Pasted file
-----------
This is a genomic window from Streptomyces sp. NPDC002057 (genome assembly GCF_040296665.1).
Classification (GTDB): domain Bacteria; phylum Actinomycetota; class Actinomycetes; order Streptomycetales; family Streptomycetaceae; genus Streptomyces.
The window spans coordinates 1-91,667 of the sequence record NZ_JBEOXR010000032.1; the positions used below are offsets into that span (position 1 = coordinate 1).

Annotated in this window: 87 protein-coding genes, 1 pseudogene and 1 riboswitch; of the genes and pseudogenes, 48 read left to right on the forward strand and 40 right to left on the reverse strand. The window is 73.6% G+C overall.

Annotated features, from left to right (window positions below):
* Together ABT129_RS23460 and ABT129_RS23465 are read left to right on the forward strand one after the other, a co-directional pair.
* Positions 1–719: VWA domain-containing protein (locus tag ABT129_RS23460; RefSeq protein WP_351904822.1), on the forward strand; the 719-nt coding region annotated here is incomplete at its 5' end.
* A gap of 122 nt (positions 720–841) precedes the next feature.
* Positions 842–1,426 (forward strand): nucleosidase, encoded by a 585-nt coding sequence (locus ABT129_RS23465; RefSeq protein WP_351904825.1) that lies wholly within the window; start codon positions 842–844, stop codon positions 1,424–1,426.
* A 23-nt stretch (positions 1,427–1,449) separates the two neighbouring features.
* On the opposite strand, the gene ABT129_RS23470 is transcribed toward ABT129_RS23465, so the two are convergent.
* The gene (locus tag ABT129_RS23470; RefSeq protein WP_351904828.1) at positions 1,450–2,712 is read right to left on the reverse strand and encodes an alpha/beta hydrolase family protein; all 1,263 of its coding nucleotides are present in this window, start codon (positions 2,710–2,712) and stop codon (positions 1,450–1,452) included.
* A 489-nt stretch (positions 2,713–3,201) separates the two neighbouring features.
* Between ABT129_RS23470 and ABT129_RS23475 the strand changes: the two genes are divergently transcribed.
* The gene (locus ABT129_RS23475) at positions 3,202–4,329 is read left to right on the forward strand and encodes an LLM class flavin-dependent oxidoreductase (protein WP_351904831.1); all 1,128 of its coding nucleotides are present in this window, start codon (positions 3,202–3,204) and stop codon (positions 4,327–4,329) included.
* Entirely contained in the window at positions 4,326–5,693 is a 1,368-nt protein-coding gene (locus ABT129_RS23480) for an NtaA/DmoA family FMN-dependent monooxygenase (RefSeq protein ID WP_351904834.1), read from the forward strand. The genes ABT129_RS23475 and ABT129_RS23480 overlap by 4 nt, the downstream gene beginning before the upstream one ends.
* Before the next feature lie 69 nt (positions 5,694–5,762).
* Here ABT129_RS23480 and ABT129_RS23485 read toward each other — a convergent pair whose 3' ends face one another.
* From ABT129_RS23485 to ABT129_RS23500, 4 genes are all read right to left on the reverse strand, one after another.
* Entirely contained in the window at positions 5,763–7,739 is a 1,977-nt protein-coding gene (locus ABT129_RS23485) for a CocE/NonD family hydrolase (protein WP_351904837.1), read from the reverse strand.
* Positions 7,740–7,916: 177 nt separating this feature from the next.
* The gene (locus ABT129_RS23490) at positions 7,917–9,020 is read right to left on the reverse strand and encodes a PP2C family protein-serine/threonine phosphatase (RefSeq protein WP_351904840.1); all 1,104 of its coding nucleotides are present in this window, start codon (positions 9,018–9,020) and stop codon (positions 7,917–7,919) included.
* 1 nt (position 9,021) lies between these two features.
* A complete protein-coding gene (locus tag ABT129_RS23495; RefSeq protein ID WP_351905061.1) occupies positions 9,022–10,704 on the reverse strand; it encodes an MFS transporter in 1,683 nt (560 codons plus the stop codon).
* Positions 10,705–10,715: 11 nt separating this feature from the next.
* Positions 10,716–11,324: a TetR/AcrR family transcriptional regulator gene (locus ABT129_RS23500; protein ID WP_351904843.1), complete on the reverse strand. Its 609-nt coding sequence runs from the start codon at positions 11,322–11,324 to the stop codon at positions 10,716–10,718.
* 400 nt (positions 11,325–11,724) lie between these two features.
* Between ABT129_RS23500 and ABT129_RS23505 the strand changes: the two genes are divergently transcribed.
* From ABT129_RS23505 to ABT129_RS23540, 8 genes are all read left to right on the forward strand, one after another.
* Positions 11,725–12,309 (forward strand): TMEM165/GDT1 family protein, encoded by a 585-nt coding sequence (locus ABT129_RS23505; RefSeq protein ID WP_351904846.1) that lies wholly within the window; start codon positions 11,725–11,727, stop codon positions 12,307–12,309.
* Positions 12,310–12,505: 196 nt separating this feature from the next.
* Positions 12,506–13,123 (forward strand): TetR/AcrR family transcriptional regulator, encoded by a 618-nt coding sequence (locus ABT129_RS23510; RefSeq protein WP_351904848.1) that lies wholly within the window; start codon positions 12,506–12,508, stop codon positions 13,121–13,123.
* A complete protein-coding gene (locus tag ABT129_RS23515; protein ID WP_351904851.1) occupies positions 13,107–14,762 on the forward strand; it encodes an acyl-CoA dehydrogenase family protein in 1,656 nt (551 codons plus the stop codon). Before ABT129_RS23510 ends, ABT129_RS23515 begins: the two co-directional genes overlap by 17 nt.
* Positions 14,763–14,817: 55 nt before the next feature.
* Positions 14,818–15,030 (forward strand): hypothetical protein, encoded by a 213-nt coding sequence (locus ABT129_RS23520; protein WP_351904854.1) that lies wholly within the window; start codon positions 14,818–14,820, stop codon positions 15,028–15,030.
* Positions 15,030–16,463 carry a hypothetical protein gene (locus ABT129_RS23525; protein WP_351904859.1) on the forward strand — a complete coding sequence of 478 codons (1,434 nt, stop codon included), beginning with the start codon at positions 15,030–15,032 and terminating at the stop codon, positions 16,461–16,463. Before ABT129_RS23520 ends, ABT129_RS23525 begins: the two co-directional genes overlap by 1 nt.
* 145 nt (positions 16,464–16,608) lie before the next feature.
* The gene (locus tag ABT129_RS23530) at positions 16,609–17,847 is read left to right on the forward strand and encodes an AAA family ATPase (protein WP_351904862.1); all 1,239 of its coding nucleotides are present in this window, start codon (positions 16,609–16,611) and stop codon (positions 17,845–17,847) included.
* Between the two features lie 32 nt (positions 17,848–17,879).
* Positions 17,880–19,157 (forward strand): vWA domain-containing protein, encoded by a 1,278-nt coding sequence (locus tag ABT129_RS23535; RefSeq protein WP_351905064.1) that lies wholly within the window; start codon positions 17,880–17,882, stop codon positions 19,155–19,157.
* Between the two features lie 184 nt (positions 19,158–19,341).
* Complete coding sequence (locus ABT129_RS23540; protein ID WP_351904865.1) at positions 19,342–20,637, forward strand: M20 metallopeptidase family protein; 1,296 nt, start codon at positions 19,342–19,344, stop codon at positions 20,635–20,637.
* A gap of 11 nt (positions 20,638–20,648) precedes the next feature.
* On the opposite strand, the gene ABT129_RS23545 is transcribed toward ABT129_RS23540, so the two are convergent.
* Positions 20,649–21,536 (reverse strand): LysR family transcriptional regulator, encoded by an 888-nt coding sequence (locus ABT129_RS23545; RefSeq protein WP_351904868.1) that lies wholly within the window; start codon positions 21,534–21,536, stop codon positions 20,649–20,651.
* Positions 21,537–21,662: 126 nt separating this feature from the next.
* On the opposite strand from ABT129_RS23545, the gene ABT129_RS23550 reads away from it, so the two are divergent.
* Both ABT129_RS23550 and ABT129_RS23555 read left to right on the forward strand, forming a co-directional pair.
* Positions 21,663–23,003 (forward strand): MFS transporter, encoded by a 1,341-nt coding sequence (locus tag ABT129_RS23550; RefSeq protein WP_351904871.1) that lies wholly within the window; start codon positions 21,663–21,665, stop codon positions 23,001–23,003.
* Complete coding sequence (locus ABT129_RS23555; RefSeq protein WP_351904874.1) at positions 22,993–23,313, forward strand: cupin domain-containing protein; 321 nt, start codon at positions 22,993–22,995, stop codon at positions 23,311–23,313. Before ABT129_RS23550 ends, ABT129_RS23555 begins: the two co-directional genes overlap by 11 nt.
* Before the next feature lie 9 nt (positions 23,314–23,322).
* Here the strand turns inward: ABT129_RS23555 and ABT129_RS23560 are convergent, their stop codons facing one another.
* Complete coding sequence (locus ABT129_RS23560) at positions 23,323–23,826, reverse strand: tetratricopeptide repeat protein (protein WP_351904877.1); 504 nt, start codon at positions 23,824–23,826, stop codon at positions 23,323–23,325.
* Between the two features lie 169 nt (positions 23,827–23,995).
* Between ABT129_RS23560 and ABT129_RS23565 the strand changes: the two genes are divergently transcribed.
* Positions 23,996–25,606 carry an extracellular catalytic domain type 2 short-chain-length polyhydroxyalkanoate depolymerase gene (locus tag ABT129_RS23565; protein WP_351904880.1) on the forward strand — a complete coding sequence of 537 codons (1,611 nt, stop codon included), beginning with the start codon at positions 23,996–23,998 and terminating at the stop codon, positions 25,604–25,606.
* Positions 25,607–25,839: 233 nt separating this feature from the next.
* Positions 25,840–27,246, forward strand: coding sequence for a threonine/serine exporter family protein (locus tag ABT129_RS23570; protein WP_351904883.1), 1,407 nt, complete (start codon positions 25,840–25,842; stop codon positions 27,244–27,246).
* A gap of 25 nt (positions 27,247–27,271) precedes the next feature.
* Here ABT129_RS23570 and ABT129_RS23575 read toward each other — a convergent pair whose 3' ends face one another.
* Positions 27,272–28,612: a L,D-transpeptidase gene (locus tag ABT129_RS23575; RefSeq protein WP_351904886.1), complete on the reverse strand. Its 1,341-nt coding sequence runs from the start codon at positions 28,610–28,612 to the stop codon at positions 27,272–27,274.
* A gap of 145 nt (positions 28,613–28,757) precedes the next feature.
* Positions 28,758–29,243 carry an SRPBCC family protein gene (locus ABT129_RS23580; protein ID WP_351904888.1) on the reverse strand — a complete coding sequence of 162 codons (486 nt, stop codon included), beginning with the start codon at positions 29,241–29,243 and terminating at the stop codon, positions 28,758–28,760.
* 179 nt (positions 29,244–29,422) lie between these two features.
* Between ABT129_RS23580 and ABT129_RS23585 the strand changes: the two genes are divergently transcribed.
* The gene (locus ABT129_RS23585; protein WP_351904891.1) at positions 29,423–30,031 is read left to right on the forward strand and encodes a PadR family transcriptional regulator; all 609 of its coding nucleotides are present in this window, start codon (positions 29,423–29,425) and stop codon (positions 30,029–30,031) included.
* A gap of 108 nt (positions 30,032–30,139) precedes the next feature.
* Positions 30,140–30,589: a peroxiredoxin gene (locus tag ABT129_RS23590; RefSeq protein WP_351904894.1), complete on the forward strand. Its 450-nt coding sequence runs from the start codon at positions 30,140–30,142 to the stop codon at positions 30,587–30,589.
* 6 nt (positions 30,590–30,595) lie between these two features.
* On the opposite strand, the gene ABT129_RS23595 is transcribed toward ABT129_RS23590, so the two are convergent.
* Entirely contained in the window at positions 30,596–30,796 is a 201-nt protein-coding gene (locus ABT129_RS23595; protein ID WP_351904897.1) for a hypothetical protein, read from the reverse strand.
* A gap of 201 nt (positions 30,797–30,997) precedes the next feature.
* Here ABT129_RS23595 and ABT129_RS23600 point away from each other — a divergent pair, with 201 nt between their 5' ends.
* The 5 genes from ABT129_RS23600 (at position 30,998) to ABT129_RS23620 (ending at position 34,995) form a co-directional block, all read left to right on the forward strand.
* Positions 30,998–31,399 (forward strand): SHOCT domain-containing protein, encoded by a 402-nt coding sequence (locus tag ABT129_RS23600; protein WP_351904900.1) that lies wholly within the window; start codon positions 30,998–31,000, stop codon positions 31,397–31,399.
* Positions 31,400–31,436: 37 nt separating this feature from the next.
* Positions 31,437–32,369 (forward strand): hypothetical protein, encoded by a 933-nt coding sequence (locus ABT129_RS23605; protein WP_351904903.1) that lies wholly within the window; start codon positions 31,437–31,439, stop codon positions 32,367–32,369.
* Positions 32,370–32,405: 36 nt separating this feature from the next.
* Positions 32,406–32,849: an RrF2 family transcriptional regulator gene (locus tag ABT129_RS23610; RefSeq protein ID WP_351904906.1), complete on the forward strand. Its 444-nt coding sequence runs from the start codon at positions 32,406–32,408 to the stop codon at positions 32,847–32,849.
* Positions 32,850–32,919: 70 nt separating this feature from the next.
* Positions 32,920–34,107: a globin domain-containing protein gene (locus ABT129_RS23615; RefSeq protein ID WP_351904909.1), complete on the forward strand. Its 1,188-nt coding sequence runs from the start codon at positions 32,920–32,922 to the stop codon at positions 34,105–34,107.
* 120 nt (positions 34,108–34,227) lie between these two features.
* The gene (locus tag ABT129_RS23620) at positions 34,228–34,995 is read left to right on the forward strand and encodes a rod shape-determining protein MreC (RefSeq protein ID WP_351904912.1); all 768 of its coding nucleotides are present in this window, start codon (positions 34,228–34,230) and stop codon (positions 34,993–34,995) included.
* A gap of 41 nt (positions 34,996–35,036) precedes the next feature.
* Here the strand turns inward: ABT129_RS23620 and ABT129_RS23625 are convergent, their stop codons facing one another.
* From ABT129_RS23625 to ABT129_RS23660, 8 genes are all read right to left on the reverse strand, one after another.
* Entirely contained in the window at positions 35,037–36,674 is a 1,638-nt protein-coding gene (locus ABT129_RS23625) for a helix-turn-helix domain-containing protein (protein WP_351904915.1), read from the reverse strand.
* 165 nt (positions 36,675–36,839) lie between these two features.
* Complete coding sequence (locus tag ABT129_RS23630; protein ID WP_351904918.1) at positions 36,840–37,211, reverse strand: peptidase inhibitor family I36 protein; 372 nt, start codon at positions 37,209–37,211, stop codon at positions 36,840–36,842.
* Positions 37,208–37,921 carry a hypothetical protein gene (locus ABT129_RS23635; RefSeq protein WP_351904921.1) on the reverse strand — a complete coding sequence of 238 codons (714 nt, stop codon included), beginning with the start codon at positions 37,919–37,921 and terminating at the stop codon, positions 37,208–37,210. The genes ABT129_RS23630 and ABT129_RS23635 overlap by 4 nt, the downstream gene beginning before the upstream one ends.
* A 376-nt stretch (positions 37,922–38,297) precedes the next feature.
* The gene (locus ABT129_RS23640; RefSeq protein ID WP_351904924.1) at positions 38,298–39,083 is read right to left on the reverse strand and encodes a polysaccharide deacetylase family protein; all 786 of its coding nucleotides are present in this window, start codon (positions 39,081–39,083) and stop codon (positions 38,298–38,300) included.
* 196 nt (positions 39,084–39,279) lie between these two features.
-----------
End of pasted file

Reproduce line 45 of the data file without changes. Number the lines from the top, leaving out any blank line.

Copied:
* Positions 20,649–21,536 (reverse strand): LysR family transcriptional regulator, encoded by an 888-nt coding sequence (locus ABT129_RS23545; RefSeq protein WP_351904868.1) that lies wholly within the window; start codon positions 21,534–21,536, stop codon positions 20,649–20,651.